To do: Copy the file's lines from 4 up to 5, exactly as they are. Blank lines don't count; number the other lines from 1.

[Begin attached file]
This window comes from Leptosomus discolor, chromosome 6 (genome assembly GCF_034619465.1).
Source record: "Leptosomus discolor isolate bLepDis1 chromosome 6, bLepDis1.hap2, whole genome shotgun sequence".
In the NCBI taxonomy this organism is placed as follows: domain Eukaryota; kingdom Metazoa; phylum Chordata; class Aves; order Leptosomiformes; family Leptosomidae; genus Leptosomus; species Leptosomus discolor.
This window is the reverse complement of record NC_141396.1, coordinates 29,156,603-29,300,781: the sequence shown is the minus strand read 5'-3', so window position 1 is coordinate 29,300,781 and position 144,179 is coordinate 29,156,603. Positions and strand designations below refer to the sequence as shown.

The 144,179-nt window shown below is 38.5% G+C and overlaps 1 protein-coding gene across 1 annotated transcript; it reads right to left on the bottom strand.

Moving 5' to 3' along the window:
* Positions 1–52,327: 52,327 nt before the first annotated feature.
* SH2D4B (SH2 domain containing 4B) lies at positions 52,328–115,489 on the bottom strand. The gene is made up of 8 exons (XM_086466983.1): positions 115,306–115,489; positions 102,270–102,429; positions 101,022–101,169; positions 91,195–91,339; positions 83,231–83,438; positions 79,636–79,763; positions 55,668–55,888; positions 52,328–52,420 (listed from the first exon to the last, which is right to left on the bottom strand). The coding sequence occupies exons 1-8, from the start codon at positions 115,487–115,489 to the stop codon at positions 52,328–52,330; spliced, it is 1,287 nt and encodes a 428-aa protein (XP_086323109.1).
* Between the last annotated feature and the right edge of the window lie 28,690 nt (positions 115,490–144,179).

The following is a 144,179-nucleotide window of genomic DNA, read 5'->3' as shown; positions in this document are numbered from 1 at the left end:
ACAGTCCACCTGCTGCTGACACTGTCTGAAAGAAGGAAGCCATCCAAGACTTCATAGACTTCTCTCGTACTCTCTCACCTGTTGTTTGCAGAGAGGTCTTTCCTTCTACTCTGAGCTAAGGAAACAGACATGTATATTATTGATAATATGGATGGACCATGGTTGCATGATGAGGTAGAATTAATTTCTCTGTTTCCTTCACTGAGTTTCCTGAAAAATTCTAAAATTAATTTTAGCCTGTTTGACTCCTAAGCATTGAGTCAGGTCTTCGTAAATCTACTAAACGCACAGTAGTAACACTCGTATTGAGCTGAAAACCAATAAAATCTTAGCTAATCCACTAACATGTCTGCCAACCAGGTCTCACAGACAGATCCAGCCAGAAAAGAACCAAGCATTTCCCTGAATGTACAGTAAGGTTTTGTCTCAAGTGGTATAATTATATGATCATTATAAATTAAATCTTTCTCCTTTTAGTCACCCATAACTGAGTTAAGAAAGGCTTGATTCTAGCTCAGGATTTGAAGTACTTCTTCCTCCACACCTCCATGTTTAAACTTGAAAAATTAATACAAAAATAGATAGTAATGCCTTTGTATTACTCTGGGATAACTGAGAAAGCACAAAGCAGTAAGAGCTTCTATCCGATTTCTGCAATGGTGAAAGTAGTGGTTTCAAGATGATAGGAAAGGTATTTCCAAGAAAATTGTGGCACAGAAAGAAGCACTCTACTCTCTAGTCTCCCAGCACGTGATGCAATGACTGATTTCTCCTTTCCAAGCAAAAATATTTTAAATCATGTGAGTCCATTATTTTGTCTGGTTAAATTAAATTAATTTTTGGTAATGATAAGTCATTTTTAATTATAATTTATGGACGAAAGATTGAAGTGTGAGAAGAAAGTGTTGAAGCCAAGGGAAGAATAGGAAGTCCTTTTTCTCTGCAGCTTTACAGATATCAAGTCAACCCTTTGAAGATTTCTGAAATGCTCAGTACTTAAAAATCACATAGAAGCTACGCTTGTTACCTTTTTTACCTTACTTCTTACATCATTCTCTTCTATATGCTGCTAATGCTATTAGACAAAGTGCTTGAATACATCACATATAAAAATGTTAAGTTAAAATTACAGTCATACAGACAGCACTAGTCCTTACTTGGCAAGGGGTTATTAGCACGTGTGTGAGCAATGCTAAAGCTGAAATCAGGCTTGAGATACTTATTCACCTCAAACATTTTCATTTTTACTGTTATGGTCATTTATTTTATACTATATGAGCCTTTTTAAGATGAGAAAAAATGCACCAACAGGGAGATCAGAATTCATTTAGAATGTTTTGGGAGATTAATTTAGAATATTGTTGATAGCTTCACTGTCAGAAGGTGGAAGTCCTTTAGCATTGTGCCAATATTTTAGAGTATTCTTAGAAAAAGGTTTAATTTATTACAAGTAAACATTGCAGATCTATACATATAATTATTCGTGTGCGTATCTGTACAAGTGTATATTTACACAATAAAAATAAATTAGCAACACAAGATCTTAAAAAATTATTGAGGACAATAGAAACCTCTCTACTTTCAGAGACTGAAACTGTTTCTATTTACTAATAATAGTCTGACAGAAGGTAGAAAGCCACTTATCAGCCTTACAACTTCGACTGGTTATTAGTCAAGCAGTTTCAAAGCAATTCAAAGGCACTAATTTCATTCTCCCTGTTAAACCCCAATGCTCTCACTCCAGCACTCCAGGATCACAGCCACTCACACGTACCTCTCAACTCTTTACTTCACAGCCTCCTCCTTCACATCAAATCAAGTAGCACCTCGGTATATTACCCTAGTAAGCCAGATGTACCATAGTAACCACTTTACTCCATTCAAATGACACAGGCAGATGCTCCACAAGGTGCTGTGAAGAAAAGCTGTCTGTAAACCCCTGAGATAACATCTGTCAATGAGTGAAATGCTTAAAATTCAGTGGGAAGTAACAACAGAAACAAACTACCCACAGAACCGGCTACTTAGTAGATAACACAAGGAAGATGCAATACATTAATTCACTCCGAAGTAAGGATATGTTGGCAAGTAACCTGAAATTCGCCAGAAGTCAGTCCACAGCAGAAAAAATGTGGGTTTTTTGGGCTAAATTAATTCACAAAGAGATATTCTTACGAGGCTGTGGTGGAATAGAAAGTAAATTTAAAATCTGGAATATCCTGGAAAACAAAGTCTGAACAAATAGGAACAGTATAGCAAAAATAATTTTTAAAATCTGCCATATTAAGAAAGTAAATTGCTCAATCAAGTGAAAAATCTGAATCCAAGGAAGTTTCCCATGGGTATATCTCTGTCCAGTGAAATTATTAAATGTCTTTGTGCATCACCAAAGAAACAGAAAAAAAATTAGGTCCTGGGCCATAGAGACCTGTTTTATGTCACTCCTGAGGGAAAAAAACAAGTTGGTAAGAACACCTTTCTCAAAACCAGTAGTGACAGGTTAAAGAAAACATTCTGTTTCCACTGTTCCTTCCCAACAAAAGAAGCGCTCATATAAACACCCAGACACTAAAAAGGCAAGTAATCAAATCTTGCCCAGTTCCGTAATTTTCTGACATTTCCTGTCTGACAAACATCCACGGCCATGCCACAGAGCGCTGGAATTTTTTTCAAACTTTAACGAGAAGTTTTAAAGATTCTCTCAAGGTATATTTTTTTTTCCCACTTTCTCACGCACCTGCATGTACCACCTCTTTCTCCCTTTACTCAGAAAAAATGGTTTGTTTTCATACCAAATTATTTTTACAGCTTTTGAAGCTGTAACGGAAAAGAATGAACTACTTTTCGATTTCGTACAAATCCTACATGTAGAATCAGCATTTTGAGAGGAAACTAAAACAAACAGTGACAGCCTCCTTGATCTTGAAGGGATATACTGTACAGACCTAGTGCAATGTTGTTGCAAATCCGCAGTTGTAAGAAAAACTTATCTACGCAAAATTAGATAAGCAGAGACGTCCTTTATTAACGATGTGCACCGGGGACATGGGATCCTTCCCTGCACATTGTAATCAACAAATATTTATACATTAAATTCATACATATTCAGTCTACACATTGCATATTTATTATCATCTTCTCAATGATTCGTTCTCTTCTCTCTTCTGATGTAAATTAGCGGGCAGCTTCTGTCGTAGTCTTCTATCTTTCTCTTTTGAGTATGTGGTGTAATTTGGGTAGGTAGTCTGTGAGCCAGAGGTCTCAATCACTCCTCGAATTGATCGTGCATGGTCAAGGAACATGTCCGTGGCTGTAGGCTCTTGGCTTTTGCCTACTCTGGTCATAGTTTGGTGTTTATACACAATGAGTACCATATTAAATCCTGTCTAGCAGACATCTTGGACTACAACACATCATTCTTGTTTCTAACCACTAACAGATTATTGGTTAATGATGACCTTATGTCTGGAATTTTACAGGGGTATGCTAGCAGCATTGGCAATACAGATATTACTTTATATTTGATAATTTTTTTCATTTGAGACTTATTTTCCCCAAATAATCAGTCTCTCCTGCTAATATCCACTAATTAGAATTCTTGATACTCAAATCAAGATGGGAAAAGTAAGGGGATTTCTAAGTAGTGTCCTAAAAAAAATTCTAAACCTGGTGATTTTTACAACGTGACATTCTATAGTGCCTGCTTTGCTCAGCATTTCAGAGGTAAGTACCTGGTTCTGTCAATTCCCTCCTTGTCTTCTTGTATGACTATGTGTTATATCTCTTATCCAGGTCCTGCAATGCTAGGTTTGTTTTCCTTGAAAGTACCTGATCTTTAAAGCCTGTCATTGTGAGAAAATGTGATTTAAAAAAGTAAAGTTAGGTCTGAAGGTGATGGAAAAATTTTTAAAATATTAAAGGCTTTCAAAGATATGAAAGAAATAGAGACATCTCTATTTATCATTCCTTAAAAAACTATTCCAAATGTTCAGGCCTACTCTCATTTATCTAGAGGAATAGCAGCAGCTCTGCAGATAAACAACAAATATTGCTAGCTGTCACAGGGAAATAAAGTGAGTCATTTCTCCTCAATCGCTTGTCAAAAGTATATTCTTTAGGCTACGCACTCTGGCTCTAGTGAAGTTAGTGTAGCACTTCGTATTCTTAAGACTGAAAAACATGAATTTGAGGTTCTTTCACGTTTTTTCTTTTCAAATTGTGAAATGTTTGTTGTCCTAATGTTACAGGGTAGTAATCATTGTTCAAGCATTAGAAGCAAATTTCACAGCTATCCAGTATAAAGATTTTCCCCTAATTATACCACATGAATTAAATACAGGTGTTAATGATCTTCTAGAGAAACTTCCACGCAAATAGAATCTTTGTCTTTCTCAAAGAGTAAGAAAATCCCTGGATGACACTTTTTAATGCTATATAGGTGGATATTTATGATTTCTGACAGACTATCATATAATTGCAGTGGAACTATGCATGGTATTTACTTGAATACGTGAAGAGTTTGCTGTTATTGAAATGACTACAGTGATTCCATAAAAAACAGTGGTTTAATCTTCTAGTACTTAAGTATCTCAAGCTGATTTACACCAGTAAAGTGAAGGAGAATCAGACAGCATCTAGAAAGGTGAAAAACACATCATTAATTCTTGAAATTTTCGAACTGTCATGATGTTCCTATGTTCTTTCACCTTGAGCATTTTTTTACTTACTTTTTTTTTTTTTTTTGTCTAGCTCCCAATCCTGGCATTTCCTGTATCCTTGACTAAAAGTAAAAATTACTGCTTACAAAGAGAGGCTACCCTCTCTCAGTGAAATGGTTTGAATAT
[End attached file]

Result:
This window is the reverse complement of record NC_141396.1, coordinates 29,156,603-29,300,781: the sequence shown is the minus strand read 5'-3', so window position 1 is coordinate 29,300,781 and position 144,179 is coordinate 29,156,603. Positions and strand designations below refer to the sequence as shown.

The 144,179-nt window shown below is 38.5% G+C and overlaps 1 protein-coding gene across 1 annotated transcript; it reads right to left on the bottom strand.